This week there has been some breaking news about Vice Presedential candidate Sarah Palin’s Yahoo e-mail account becoming compromised. We’re not here to discuss the politics, but the security. Part of this story does revolve around the politics; Mrs. Palin has been accused of using free e-mail services to conduct government business – because it is not subject to the same monitoring and archiving as government e-mail.
That’s where the inclusion of politics end.
The point that I want to make, is that no matter how hard you try to keep data (or bending of the rules) inside of your organization, at some point, those protections are bound to fail. Why? Because someone always builds a better mouse trap, and someone always builds a better mouse.
As some examples that we’ve seen in the past, the latest being the e-mail controversy. The government installed the ability to monitor and archive e-mails for accountability, so officials (allegedly) take their e-mail elsewhere. You place epoxy in your USB ports to keep intellectual property internal to the company, and the staff use firewire drives to do the same. You epoxy the firewire, and they e-mail it. You install a (signature based, which is only as good as the signatures) e-mail content scanner, so the staff used places like Amazon S3 to upload that. You block file sharing websites, proxies and so on. The staff set up a server on one of these and use a crossover cable to connect and upload the content. I think you get the drift. The story never ends.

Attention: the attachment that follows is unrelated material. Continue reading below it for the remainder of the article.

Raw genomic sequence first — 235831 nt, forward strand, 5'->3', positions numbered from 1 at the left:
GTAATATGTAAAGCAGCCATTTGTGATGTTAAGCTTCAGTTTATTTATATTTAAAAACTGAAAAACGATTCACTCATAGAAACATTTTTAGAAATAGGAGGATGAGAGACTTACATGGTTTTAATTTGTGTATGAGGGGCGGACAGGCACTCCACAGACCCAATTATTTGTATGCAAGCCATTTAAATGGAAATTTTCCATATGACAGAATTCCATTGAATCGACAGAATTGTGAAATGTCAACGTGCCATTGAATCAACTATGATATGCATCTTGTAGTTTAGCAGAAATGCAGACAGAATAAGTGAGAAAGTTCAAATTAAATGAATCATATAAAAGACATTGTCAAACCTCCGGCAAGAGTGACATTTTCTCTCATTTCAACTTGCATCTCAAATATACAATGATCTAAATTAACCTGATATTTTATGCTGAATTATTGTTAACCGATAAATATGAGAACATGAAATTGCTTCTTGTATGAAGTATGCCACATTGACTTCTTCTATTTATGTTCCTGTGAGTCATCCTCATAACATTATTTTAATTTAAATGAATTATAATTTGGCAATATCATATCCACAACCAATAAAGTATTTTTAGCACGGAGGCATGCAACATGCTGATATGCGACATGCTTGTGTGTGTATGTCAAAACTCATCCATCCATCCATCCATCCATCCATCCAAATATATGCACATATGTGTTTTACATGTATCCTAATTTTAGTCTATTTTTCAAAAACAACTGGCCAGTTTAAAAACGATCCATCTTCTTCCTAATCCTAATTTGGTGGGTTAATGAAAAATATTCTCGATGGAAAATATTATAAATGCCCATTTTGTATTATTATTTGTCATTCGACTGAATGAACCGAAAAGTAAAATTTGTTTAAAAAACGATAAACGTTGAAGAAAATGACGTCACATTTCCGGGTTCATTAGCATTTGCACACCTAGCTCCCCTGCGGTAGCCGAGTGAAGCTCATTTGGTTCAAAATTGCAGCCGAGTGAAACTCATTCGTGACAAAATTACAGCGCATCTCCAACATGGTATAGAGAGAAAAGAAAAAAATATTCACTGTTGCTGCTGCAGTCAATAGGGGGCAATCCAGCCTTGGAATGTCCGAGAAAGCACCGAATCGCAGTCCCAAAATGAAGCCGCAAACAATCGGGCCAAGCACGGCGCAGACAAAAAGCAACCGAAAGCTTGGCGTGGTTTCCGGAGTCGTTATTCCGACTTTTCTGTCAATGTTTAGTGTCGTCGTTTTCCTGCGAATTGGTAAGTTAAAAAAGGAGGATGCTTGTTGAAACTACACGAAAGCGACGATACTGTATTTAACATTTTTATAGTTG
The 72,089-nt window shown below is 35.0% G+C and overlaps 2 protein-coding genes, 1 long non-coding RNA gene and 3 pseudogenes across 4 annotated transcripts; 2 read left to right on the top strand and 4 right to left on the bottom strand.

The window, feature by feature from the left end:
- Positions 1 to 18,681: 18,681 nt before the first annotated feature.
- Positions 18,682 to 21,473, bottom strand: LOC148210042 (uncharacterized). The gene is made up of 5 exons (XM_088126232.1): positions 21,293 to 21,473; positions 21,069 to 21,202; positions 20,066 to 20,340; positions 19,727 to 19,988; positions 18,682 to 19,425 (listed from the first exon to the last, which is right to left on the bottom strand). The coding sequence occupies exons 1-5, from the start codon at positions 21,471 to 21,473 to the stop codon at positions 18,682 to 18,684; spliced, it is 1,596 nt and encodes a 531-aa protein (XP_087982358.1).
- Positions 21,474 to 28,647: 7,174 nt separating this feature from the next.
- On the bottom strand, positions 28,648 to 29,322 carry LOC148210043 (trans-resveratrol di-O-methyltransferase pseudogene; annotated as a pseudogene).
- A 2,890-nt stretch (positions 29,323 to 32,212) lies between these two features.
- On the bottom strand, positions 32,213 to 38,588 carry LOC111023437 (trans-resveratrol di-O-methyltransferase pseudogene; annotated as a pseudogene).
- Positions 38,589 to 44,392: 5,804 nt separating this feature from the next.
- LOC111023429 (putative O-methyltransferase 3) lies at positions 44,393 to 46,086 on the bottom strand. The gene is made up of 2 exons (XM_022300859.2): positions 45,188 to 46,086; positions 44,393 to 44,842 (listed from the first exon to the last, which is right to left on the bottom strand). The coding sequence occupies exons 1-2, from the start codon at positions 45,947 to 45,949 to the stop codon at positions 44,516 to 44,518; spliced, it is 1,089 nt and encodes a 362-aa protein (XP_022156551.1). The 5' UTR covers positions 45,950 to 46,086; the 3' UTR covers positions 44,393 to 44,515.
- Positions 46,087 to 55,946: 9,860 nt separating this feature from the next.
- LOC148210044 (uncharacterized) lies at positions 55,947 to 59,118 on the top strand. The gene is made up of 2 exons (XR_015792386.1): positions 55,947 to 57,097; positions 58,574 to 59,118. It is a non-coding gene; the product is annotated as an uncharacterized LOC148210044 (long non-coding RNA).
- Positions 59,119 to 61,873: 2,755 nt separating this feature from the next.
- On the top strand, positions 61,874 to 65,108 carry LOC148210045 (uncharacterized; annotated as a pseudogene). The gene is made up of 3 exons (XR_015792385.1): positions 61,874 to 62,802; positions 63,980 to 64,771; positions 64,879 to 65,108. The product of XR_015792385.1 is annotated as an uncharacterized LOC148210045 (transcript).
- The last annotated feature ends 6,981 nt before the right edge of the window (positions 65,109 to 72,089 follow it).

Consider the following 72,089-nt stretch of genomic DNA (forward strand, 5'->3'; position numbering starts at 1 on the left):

Now, that’s not to say that appropriately managing your risk in these type of situations isn’t appropriate. By all means, practice defense in depth! Sometimes just a little bit of defense is enough to discourage the casual offender, which may be just enough. No matter how much you defend (to the point of making it too secure, i.e. unusable), that person willing to go the extra mile with the mini-pc and crossover cable will always be willing to go that extra mile.
The point? Evaluate and manage your data ex-filtration to an appropriate level of risk; there is a diminishing level of return! Develop an appropriate and comprehensive method of dealing with a breach when it does happen.
…because it will eventually happen.